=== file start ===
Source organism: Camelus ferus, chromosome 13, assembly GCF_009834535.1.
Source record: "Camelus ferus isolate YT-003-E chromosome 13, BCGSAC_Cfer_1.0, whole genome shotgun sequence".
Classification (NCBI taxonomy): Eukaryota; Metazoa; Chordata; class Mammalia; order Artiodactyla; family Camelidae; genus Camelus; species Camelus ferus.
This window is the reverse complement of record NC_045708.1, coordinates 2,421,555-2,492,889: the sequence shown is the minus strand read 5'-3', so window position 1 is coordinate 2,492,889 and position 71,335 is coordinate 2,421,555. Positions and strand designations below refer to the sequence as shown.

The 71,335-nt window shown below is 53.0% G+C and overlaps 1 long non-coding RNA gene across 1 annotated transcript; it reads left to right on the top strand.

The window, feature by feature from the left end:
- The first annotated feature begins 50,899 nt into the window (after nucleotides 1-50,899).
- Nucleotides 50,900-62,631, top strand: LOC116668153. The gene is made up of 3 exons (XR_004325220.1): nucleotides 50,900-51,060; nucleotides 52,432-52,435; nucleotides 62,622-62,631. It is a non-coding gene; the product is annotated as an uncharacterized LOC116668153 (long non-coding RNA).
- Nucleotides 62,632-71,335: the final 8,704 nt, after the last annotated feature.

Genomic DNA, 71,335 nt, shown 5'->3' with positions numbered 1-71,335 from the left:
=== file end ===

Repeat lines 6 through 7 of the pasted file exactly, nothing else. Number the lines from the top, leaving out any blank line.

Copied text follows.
The window, feature by feature from the left end:
- The first annotated feature begins 50,899 nt into the window (after nucleotides 1-50,899).